Michigan grower Jim Koan is concerned about the future of organic production and is actively trying to shape it.
Koan, who has 150 acres of organic apples at Almar Orchards at Flushing, thinks the emphasis should be on developing sustainable practices rather than rigid rules, and should be based on science.
“The problem with the National Organic Program and the National Organic Standards Board is that they are about politics, not science, and I can’t gamble the future of my farm on politics,” he said. “Every five years, all our chemicals come up for review, and I can’t afford to have that be a political process.”
The organic goal should be, he said, “to grow as best you can, as safely as you can.” It should be a goal to use materials that are as soft as they can be, chosen for their low environmental impact, and not based on artificial standards, like whether they are natural or synthetic, he said. A goal should be to make the organic system based on sustainable practices.
“Some organic practices are not sustainable,” he said. Copper, for example, is pretty safe for people, but it builds up on the soil. “When it gets up to 100 parts per million, it’s not good for earthworms and it alters the balance of microorganisms in the soil,” he said. Sulfur, too, is a needed product but one that lowers soil pH.
Tillage is about the only way organic farmers can suppress weeds. No-till is the best system for soil health, he said, but it relies on herbicides. Which is more sustainable, tillage or herbicides? Organic growers should choose the more sustainable one.
He fears, however, that rather than finding better methods, the current organic mentality is to ban certain products and let the growers figure out what to do. Koan said he can’t afford to lose copper, or pheromones, or streptomycin.
“The big issue now is streptomycin for control of fireblight,” he said. He is furious at the process the NOSB used in hearings on the matter. He spent time and money to fly to Seattle to testify. He collaborated with Dr. Matt Grieshop at Michigan State University so they could each make the most of their ten minutes of testimony time.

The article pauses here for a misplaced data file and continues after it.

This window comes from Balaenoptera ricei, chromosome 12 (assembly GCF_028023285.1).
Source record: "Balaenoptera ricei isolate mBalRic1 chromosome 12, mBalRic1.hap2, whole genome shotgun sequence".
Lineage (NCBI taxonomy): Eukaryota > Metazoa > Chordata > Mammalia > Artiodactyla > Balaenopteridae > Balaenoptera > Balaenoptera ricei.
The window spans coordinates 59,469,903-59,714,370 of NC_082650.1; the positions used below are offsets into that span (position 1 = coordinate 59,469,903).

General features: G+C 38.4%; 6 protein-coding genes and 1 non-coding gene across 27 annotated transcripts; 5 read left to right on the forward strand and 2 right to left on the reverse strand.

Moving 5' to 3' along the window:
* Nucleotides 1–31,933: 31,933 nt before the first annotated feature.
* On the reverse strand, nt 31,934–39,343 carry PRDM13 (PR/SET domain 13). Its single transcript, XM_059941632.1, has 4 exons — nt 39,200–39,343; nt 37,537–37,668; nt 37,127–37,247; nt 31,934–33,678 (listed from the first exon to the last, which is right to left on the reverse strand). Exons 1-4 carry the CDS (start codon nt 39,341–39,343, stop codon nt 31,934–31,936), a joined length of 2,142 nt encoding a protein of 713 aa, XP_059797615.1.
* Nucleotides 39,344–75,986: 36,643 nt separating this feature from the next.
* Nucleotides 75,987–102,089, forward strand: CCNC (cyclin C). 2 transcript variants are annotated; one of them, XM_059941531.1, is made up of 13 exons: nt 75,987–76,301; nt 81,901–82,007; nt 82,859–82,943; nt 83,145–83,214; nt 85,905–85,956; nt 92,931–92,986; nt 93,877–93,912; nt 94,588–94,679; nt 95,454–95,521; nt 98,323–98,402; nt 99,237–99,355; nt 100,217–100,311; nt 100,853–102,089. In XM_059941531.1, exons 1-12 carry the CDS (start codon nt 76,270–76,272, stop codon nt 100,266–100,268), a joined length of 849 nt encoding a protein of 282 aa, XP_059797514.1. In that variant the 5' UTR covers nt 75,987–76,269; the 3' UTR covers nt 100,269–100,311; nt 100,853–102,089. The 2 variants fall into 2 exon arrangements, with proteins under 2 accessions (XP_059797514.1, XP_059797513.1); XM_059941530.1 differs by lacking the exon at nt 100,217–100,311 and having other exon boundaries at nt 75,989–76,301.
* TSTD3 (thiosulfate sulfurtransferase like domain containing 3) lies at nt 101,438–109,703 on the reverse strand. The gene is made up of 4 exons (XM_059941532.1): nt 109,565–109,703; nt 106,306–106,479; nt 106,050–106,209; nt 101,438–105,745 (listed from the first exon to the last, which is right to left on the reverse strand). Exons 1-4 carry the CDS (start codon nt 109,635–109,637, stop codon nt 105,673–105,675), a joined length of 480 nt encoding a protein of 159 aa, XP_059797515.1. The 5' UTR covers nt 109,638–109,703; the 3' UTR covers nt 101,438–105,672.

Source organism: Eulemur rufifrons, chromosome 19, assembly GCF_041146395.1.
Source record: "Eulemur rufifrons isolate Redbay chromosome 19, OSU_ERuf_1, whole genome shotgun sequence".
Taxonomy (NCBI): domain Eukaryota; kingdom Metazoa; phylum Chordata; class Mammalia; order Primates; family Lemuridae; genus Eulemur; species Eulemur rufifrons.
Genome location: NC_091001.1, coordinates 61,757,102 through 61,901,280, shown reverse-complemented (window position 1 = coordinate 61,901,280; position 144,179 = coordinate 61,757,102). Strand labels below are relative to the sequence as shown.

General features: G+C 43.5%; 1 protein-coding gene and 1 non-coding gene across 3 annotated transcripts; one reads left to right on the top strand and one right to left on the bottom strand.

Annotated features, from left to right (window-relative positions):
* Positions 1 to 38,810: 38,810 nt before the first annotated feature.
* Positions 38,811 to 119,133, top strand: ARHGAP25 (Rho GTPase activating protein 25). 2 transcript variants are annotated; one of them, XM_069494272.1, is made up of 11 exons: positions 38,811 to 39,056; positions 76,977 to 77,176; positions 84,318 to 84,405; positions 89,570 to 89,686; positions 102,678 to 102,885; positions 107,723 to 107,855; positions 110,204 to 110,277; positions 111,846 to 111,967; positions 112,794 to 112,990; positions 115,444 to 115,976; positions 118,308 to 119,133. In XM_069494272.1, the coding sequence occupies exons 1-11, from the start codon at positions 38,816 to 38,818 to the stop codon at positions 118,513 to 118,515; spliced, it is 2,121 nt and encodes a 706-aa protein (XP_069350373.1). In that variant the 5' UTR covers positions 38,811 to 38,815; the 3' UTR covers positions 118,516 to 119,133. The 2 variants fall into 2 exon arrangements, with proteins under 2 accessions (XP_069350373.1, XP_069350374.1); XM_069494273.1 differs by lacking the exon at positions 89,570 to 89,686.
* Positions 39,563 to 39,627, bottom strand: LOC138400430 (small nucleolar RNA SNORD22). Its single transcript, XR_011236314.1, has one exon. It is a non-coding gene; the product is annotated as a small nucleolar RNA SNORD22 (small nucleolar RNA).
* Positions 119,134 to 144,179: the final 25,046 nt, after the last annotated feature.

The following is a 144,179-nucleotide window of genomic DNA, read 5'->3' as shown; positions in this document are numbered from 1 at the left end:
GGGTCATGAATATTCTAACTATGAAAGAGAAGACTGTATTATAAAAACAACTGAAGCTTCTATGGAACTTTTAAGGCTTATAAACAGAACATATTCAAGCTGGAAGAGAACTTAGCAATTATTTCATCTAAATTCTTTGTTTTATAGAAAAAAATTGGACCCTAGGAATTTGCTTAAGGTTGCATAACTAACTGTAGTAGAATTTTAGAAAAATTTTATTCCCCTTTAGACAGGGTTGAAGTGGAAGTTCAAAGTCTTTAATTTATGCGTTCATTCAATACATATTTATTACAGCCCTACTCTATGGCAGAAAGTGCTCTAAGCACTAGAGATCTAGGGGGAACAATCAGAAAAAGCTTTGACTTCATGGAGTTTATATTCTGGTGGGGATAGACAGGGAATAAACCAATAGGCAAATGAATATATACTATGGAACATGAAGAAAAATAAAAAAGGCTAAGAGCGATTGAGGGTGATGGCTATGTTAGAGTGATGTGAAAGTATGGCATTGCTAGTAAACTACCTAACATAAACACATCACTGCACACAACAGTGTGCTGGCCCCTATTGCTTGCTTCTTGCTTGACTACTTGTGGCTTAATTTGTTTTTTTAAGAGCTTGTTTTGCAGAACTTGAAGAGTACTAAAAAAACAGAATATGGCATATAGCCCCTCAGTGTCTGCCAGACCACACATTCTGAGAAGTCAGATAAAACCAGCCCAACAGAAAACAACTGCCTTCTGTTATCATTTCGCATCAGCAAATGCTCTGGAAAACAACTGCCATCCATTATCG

Then, NOSB notified him the time was cut to five minutes because so many wanted to testifiy, and then cut it again, to three minutes. “What can you say in three minutes?” he asked.
NOSB was more interested in “the big show,” making it look good, than it was in getting good input about the importance of streptomycin. The organic movement, which is becoming more consumer- and less producer-driven, is filled with “political tree huggers” who are opposed to use of antibiotics in production agriculture, he said.
“When their kids get sick, they want antibiotics, but when my trees are sick, they don’t care. My trees are my children.”
Moreover, he said, penicillin and streptomycin are natural products, produced in nature by natural processes.
Koan said that, in three days of testimony, NOSB heard mostly from consumers and environmental groups—and he and one grower from Washington State were the only producers who testified.
Koan’s use of pigs in the orchard is also limited by organic standards, and he can’t have pigs there late enough to consume all the dropped apples.
He doesn’t believe that animal manure in orchards is a threat to consumers. He noted that Amish farmers, who use horses when they grow fruits and vegetables, have to use dung bags on their horses, collecting the manure dropped in the field. “Organic people did that,” he said, with more than a little disdain.
Koan believes a mission of organic farmers should be to better understand the ecosystem and try to work within it. It is not to be fearful of natural fertilizers like manure, or antibiotics, or synthetic chemicals.
His “situational ethics” on organic rules reflect the difficulty eastern growers, with their humid climate, have in meeting rules that work more easily in arid climates. If eastern consumers want to both “buy local” and “buy organic,” something has to give. Koan would like his “do the best you can” ethic to prevail.
He can get pretty hot discussing these topics, but when he cools, he remains optimistic. “Organic isn’t the perfect world, but it is better than what most conventional farmers are doing now, ”he said. “But our goal should be to use the best thing at the best time, and the standards should be based 100 percent on science.”
He believes that organic farming and conventional farming will come together. Koan and entomologist Dr. Mark Whalon at Michigan State talk a lot and discuss developing a kind of integrated fruit production system based on points. If you have to use streptomycin to save a crop, you do it, but it costs you some points.
If you need Guthion (azinphos-methyl) to stop an epidemic of apple flea weevil, you do it, but it costs you points. At the end of the year, you total the points and see whether you can safely sell your fruit.
“Do you know that apples are now on the top of the dirty dozen list for pesticide residues?” he asks. “That’s because they’re a long-season crop that needs to be sprayed many times for many reasons. Growers need to be able to use the best tools possible at the best time possible. That may include a select few conventional chemicals. Agriculture is by its nature disruptive of the natural environment. People need to remember that.”
Agriculture is disruptive, but that doesn’t mean growers should sterilize their orchards with poisons and then start over from scratch, he said.
“Farmers of the future will be adopting practices from both parties to become more sustainable farmers.” •